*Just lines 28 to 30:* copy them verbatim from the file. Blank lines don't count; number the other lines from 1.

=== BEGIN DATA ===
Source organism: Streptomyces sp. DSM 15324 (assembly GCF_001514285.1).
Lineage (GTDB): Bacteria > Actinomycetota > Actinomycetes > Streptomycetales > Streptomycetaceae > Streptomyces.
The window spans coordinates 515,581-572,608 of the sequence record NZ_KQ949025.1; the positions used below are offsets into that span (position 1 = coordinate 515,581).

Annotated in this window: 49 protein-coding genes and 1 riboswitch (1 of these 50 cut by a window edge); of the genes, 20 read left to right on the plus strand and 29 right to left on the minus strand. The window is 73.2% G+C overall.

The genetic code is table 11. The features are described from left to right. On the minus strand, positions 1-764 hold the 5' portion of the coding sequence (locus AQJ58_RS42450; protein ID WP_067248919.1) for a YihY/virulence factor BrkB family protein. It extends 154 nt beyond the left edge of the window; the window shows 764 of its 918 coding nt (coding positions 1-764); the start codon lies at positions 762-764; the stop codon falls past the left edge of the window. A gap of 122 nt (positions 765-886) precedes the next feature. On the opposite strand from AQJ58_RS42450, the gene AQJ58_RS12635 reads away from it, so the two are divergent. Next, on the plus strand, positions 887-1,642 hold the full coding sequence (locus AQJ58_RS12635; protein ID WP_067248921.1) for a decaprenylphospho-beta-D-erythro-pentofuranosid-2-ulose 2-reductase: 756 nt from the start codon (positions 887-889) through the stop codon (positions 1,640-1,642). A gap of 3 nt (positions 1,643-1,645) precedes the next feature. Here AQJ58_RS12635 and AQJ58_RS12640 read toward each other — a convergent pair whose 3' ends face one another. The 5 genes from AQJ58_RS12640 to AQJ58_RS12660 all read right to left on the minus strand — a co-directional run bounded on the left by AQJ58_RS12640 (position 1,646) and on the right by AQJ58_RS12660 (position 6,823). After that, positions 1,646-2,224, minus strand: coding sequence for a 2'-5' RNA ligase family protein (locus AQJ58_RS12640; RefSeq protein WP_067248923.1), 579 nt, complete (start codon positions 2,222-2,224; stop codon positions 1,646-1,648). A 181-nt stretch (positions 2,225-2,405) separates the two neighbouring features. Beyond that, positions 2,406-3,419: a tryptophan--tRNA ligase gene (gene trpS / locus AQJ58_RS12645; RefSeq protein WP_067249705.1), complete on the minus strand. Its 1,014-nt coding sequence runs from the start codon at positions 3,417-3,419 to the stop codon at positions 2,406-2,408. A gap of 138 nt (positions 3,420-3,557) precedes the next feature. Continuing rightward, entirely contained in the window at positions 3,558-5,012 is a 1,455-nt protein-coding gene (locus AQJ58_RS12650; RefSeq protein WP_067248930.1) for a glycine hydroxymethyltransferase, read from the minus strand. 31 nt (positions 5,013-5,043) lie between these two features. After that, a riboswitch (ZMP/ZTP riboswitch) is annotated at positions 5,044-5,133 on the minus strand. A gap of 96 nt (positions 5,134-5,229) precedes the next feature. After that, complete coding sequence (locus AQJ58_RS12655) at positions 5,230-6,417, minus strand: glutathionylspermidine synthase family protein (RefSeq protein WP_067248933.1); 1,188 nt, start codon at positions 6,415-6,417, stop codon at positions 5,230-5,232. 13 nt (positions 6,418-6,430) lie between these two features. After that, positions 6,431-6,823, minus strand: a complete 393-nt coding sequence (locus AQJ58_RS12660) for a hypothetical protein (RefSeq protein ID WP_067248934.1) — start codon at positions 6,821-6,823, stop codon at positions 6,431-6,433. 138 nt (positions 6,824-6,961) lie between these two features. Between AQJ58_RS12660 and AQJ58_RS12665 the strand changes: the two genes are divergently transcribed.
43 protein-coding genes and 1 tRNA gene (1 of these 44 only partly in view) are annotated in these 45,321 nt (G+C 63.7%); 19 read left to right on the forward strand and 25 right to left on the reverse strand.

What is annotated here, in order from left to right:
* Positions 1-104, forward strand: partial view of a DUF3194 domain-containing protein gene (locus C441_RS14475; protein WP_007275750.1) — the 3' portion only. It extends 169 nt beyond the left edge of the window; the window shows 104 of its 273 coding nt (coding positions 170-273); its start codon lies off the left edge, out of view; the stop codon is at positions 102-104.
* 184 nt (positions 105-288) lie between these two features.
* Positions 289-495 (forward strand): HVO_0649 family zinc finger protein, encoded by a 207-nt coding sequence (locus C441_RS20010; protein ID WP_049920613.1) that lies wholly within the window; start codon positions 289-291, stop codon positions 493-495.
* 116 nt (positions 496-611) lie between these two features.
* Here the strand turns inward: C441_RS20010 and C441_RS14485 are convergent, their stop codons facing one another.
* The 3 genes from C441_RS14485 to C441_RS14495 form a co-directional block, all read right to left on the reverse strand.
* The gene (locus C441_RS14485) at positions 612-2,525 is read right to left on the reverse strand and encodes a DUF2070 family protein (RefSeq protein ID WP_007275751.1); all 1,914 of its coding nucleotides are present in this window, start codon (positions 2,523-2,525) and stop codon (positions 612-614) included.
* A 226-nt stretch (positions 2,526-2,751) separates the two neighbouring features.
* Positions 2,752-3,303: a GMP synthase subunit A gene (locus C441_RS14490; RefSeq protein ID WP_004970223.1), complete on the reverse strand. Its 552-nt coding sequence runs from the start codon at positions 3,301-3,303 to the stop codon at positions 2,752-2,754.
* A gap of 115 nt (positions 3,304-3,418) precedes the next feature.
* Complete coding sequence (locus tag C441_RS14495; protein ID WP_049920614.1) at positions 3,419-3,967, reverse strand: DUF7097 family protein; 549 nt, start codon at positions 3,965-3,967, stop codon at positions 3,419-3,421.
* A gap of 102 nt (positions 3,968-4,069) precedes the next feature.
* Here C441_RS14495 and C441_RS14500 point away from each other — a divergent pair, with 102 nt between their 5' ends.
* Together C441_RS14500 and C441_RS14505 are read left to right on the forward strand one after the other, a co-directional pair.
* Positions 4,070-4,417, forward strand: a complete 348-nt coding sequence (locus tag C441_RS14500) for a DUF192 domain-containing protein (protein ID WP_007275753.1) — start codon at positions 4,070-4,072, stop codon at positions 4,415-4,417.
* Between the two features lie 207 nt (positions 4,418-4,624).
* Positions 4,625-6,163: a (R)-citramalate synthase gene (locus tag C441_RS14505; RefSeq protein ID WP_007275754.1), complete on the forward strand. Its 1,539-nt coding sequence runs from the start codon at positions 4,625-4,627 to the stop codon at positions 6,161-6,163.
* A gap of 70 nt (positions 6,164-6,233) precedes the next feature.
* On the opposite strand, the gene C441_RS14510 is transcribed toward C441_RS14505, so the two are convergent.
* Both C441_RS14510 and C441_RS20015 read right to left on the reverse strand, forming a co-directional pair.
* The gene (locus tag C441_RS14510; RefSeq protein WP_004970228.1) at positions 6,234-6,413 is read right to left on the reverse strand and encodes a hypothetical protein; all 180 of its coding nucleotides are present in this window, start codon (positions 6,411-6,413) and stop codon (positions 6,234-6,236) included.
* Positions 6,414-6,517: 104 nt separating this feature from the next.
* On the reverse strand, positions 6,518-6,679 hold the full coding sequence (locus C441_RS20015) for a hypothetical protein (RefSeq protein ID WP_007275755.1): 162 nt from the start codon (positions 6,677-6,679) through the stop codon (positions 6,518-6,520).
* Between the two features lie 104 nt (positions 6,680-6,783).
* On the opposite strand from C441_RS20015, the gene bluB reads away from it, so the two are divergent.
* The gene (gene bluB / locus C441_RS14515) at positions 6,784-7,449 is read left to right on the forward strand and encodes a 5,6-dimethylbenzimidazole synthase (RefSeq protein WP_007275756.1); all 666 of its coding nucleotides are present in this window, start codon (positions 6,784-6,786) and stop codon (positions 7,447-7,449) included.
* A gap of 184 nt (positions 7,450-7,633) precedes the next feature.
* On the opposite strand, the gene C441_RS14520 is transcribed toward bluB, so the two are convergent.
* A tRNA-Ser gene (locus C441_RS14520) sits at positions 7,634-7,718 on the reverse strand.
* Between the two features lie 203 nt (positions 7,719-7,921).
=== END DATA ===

* The gene (locus tag C441_RS14510; RefSeq protein WP_004970228.1) at positions 6,234-6,413 is read right to left on the reverse strand and encodes a hypothetical protein; all 180 of its coding nucleotides are present in this window, start codon (positions 6,411-6,413) and stop codon (positions 6,234-6,236) included.
* Positions 6,414-6,517: 104 nt separating this feature from the next.
* On the reverse strand, positions 6,518-6,679 hold the full coding sequence (locus C441_RS20015) for a hypothetical protein (RefSeq protein ID WP_007275755.1): 162 nt from the start codon (positions 6,677-6,679) through the stop codon (positions 6,518-6,520).